I think there are some common guidlines people should follow when building your OU Structure, but it’s really dependent on the type of organization and the resources available.
What might work for one organization might not work for another. I have seen this in the real world while working for different organizations (school districts, hospitals, lawyer’s office, and other environments).
How to setup Active Directory OU structure.
Setting up your Organizational Units (OU) can be a daunting task. It’s important to take your time when figuring out what structure you want to use early in the beginning. It can be difficult to make core structural changes in the future when you have hundreds or even thousands of AD Objects and group policies in a working production environment.
For this example, we are going to structure our Active Directory OUs for a made-up hospital.
- Main hospital: Illinois
- Outside clinic 1: California
- Outside clinic 2: Oregon
- Servers: Exchange, SQL, Print
Let’s Get Started
With our newly setup Windows Server 2012 machine with AD DS (Active Directory Domain Services) role installed and configured, launch Active Directory Users and Computers.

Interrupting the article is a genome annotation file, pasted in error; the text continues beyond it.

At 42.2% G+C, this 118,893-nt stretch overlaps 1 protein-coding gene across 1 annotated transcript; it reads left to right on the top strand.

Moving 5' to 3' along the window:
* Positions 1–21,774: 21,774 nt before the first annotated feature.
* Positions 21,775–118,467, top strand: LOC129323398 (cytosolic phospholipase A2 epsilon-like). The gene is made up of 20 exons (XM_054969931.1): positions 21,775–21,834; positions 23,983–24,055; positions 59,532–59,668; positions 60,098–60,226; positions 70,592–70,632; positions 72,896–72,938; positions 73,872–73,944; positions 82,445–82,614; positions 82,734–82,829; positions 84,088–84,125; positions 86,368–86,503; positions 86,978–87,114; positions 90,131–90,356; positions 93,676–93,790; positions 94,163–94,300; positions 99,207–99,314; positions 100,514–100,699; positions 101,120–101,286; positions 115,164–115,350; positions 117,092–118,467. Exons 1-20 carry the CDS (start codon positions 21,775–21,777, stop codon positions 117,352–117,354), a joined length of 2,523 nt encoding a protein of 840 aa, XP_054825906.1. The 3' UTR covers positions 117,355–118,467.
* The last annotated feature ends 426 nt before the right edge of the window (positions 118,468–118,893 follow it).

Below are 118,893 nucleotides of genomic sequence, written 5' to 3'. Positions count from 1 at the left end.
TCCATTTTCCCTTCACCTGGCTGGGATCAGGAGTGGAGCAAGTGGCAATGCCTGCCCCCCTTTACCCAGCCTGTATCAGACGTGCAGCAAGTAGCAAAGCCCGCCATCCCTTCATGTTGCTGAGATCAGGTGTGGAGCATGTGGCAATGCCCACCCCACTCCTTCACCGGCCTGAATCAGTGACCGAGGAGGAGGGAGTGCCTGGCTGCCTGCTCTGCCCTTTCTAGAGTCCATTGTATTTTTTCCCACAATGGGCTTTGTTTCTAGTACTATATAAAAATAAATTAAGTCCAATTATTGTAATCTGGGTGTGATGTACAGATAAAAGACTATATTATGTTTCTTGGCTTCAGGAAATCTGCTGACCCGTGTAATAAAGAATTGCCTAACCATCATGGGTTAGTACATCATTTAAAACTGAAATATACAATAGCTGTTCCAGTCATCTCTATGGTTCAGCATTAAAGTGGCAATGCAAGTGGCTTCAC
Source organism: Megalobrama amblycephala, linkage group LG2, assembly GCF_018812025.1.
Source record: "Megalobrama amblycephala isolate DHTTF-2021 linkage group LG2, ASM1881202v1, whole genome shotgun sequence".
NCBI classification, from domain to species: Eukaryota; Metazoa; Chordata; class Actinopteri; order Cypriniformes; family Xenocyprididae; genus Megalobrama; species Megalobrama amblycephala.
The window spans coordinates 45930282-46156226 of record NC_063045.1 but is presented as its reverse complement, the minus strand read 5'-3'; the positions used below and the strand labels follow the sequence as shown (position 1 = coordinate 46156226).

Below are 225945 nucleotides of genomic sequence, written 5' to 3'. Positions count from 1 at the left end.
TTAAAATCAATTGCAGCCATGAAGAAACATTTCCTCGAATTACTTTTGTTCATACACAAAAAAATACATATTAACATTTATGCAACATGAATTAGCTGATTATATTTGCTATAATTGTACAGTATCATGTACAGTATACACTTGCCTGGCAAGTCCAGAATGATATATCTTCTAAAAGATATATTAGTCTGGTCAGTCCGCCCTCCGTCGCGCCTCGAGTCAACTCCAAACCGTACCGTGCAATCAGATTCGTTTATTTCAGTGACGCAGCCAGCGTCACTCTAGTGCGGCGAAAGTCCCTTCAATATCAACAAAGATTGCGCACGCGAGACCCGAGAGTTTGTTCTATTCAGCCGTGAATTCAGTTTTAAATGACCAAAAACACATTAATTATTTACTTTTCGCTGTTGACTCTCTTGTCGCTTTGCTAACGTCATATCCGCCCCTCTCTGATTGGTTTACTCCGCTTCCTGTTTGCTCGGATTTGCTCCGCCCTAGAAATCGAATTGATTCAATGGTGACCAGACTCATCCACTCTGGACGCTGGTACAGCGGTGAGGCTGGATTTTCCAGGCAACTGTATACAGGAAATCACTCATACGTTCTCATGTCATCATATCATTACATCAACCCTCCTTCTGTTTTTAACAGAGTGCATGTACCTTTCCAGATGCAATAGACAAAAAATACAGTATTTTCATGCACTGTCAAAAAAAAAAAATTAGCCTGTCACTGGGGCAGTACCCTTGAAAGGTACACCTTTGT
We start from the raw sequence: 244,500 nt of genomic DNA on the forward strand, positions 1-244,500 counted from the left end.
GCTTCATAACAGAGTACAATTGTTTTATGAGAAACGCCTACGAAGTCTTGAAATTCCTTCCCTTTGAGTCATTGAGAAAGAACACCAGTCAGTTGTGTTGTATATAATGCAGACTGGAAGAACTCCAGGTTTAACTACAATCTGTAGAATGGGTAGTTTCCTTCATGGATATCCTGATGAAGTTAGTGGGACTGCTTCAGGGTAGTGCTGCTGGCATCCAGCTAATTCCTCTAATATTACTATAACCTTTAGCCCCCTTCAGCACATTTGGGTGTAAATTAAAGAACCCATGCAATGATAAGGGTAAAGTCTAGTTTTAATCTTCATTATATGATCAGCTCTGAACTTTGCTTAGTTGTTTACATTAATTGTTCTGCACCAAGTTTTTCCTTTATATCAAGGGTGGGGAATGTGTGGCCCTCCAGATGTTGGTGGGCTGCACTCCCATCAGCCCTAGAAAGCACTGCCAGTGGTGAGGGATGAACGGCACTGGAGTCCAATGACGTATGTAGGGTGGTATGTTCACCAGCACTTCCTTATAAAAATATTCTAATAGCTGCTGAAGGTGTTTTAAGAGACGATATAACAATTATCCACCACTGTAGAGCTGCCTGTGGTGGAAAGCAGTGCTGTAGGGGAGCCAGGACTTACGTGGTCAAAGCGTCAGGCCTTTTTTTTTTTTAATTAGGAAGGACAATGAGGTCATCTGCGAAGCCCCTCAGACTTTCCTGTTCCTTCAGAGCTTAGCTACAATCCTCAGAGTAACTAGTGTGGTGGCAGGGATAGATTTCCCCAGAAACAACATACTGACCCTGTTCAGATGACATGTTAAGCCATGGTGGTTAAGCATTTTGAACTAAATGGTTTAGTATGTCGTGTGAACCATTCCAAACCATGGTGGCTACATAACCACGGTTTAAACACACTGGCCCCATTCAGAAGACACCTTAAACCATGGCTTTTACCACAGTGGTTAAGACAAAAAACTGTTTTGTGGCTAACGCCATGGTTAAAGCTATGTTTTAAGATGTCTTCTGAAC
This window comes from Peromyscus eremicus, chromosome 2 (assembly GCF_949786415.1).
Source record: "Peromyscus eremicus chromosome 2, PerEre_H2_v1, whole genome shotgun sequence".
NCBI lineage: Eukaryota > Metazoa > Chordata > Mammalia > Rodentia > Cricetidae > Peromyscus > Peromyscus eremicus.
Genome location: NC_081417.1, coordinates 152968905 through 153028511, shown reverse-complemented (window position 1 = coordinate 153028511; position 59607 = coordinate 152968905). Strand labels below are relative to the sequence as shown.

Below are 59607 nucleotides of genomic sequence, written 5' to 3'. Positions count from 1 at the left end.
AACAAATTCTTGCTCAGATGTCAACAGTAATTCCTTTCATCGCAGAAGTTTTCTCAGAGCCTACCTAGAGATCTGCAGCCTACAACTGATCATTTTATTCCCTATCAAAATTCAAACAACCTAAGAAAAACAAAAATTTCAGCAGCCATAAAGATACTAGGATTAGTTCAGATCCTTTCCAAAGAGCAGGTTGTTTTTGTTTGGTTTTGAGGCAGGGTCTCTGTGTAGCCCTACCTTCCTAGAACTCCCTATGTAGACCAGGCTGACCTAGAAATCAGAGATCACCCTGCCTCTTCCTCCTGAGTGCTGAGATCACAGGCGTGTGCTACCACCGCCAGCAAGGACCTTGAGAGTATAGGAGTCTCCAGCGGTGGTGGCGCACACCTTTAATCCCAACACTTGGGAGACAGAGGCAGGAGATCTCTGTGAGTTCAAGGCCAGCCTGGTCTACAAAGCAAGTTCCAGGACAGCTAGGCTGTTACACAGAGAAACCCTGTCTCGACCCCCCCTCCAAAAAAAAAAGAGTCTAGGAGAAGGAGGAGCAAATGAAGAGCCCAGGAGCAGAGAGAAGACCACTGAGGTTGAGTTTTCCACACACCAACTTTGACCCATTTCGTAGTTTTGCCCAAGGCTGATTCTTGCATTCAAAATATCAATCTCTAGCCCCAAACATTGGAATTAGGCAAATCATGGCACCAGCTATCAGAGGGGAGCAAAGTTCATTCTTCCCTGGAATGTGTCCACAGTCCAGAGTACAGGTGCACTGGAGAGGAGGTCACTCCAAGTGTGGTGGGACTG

From Server Manager, click Tools and select Active Directory Users and Computers.
I like to create a master OU in which I would then place all my sub-OUs. This keeps the root of the OU structure clean in my opinion.
Right-click on NOTCREATIVE.internal, select New, select Organizational Unit.
Name the master OU. For this example, I will name it NOTCREATIVE OU.
The reason I used caps is to have it stand out when quickly looking at the OU structure.
For the remaining OUs, follow the instructions above until your AD structure looks like the following.
This OU structure is a good start. It has some flexibility to allow for growth in the future.
Let’s go into a little more detail about why I chose to structure a couple of them the way I did.
- Underscore to set it at the top of the tree
- Used for newly imaged computers
- Used for newly joined or re-joined computers
- Used for Security Groups for Group Policy objects
- Used for distribution Groups
How to Delete OU
Since Windows Server 2012 has the Protect from accidental deletion feature enabled by default, if you need to move or delete an OU, you will probably run into the following error: You do not have sufficient privileges to delete <OU name>, or this object is protected from accidental deletion.
To fix this, we need to disable the option on that particular OU.
Click View and then select Advanced Features.
You should notice there are more OUs (folders) in the tree. Navigate to the OU you need to move or delete, right-click and select Properties.
Select the Object tab, then uncheck the Protect object from accidental deletion option, then OK.
You should now be able to move or delete the OU (object).